WOOHOO, HSB is at his last final. It is algebra 2 and it will be a bear. We had him see the Saturday tutor, the during the week tutor both Monday and Tuesday. I am keeping my fingers crossed that he passes. Hell I will take a C, so he can get a descent grade for the year. The poor kid has earned it.
I have to say that in my recollection, this has got to have been the worst year for this child. Apart from the social issue of losing his longtime best friend (child decided after being BFFs since 3rd grade that he didn't want to be friends with HSB anymore), academically this year was just a nightmare. Something has happened to this child when it comes to math and it is just getting worse. Many people have mentioned the issue of dyscalculia and that it might be HSB’s problem. But I am not really sure about that. HSB has no problem learning about the concept, it’s the application of the concept and the little tiny things that he misses.
It is so difficult at times to parcel out what is causing any issue that our children have. Considering that HSB’s aspergers is co-morbid with ADHD, OCD, language processing disorder, auditory processing disorder, dysgraphia and possible NVLD, oh and the all purpose emotional dysregulation issues associated with all of the issues I just mentioned, who really knows what is causing what. I am going to be taking him to a new psychiatrist this summer to see if we can figure it out and to see if that leads to any changes in his regime. I know we are told that if medication is working not to change it. I am not planning to change his medication, I am actually wondering if he is on too much medication as opposed to not enough. You can read (here) the terrific discussion we had @thecoffeklatch yesterday about medication and summer rollercoaster to get an idea of how we are going to have everything reevaluated.
Honestly I am not so sure that even if everything is going smoothly that that is not a bad idea to begin with. Children grow and change and their needs change. Who is to say that what worked at 5 will work at 6. Heck what has worked at 5 for my children didn’t even work at 5 and ½. Constant reevaluation and redirection is a good thing. Make sure that your children are receiving the care that they need at the time and truthfully if you don’t like what the doctor recommends go somewhere else. I can’t tell you how many times I have been fired by a psychiatrist because I questioned them (I tell you, there are some doctors out there who need medication and therapy themselves) or how many times I fired a therapist because they decided that it was my job to figure out what was happening with my child (Actually had several ask me that question. They told me that if I figure it out to tell them. I found a new therapist instead). But in the end we have been able to establish a posse of wonderful people all dedicated to helping the boys. It may take time, but it is well worth the effort.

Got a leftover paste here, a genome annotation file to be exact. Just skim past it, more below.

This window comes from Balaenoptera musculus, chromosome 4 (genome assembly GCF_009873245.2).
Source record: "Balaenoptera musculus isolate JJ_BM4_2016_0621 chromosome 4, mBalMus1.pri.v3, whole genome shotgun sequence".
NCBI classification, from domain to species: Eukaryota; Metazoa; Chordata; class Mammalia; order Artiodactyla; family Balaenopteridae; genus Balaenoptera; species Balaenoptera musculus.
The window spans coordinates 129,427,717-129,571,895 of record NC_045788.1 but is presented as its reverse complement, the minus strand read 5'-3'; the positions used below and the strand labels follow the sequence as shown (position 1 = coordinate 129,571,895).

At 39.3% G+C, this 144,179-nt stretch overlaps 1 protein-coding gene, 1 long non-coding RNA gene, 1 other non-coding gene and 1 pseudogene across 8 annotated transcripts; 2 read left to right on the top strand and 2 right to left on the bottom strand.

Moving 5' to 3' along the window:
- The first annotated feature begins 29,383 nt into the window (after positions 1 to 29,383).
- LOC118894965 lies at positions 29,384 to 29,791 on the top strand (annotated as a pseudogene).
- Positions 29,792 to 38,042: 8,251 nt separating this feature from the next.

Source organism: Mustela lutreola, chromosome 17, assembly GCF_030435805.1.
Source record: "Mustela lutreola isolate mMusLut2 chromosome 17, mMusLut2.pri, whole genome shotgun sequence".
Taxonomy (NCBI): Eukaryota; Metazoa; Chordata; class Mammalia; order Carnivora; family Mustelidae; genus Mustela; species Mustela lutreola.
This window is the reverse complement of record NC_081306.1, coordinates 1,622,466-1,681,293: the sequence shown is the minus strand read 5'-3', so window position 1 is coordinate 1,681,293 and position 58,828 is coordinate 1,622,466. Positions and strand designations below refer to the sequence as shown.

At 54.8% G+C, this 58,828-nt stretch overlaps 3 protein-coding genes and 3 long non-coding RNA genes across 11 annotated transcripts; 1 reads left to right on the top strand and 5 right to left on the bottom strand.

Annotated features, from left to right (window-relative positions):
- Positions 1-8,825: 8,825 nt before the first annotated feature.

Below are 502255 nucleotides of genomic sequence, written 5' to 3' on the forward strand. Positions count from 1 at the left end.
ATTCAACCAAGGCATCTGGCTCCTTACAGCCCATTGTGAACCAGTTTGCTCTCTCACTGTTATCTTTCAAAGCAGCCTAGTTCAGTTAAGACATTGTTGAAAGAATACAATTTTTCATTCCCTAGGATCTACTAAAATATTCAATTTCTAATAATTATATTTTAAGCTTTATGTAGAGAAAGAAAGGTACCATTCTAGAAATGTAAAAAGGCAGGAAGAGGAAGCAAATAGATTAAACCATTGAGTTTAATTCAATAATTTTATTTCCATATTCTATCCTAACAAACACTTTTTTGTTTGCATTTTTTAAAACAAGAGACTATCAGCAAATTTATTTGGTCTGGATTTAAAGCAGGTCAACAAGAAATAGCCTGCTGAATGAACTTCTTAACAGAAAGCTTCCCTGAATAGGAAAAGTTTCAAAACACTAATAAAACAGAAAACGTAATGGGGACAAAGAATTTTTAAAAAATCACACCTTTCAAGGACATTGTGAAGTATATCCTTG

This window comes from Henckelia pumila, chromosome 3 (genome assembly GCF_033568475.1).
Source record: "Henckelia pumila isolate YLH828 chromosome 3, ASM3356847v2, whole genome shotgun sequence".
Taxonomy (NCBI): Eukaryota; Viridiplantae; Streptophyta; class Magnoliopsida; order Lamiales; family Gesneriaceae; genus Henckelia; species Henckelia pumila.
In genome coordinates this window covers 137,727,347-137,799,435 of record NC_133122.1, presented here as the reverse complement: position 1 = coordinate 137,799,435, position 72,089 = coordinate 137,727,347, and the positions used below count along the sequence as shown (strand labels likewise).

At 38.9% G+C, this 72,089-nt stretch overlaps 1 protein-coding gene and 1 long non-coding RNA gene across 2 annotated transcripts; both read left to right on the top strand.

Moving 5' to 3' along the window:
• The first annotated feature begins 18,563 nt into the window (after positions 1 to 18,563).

As far as math is concerned though, HSB was always able to learn his math facts, even though he really never wanted to study. Yes that has been an ongoing issue with him since he was very young. But he was able to pull out the stops no matter what was required of him. Even on his fourth grade statewide testing, HSB did well despite his attitude. What attitude you ask?
Well for starters, on the English exam, HSB had had enough by the third day of testing and instead of writing the essay answers like he was supposed, basically wrote to the state education authorities, that “if they wanted to see how well he reads and writes, they should come to his school and watch him.” Yep he handed that in. Nope, the teacher did not accept it and made him go back and finish the test properly. But we did have a great laugh in the IEP meeting about that one.
Now for the math test, HSB also had had enough by the second day of testing and when he was told that he had no choice but to finish the exam, he decided to “Christmas tree” the test. For those of you with real little kids, that means he just went down the scantron and filled in any answer that he wanted to give, most of the time without reading the question. He handed it in ten minutes after he was handed the test and told them he was done. The other children in the alternate location (yes by fourth grade he was already in an alternate location for major testing) were all laughing so hard that they had to take HSB into another room until the other children were done. He flatly refused to go back and review what he had done.